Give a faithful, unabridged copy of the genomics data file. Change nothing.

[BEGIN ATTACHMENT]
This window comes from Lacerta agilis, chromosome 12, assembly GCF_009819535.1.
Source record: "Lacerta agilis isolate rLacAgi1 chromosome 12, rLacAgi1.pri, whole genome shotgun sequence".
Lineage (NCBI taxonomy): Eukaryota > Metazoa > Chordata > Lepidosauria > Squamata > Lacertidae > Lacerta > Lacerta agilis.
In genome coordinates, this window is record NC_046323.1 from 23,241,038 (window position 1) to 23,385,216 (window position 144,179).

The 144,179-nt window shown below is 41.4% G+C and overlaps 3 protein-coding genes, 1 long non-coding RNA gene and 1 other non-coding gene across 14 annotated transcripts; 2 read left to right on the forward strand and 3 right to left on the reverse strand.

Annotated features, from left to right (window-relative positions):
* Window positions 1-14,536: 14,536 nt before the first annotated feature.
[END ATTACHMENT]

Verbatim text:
This window comes from Lacerta agilis, chromosome 12, assembly GCF_009819535.1.
Source record: "Lacerta agilis isolate rLacAgi1 chromosome 12, rLacAgi1.pri, whole genome shotgun sequence".
Lineage (NCBI taxonomy): Eukaryota > Metazoa > Chordata > Lepidosauria > Squamata > Lacertidae > Lacerta > Lacerta agilis.
In genome coordinates, this window is record NC_046323.1 from 23,241,038 (window position 1) to 23,385,216 (window position 144,179).

The 144,179-nt window shown below is 41.4% G+C and overlaps 3 protein-coding genes, 1 long non-coding RNA gene and 1 other non-coding gene across 14 annotated transcripts; 2 read left to right on the forward strand and 3 right to left on the reverse strand.

Annotated features, from left to right (window-relative positions):
* Window positions 1-14,536: 14,536 nt before the first annotated feature.